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Arch Dis Child. 1996 Oct;75(4):292-7.

Final height in central precocious puberty after long term treatment with a slow release GnRH agonist.

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Department of Paediatrics, Leiden University, Netherlands.



To study the resumption of puberty and the final height achieved in children with central precocious puberty (CPP) treated with the GnRH agonist triptorelin.


31 girls and five boys with CPP who were treated with triptorelin 3.75 mg intramuscularly every four weeks. Girls were treated for a mean (SD) of 3.4 (1.0) years and were followed up for 4.0 (1.2) years after the treatment was stopped.


The rate of bone maturation decreased during treatment and the predicted adult height increased from 158.2 (7.4) cm to 163.9 (7.5) cm at the end of treatment (p < 0.001). When treatment was stopped bone maturation accelerated, resulting in a final height of 161.6 (7.0) cm, which was higher than the predicted adult height at the start of treatment (p < 0.001). Height at the start of treatment was the most important factor positively influencing final height (r = 0.75, p < 0.001). Bone age at cessation of treatment negatively influenced final height (r = -0.52, p = 0.03). A negative correlation between bone age and height increment after discontinuation of treatment was observed (r = -0.85, p = 0.001). Residual growth capacity was optimal when bone age on cessation of treatment was 12 to 12.5 years. Body mass index increased during treatment and remained high on cessation. At final height, the ratio of sitting height to subischial leg length was normal. Menarche occurred at 12.3 (1.1) years, and at a median (range) of 1.1 (0.4 to 2.6) years after treatment was stopped. The ovaries were normal on pelvic ultrasonography.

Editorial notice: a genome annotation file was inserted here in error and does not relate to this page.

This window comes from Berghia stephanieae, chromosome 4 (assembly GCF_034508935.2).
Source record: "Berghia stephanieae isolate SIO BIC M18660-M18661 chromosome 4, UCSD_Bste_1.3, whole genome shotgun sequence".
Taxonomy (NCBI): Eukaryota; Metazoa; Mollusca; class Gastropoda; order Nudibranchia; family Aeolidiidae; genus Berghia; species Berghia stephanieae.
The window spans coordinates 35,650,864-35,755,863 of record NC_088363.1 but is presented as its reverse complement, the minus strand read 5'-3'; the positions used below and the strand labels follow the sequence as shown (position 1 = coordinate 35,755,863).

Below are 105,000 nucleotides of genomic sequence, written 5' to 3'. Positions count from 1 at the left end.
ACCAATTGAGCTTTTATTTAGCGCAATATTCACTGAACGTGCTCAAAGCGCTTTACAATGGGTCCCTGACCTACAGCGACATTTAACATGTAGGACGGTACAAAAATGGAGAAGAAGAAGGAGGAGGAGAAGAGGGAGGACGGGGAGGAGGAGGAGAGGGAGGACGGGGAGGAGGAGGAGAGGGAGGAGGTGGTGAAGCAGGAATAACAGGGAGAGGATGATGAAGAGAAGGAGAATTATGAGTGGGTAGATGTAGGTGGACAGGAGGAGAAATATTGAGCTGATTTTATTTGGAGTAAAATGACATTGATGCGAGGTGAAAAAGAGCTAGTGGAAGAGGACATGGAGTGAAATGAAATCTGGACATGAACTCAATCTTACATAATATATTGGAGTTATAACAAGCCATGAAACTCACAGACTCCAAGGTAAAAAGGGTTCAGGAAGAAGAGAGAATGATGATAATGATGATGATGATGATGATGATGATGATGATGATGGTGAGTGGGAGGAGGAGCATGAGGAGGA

Treatment of CPP with triptorelin increases final height, with normal body proportions, and seems to increase body mass index. The best results were achieved in girls who were taller at the start of treatment. Puberty was resumed after treatment, without the occurrence of polycystic ovaries.

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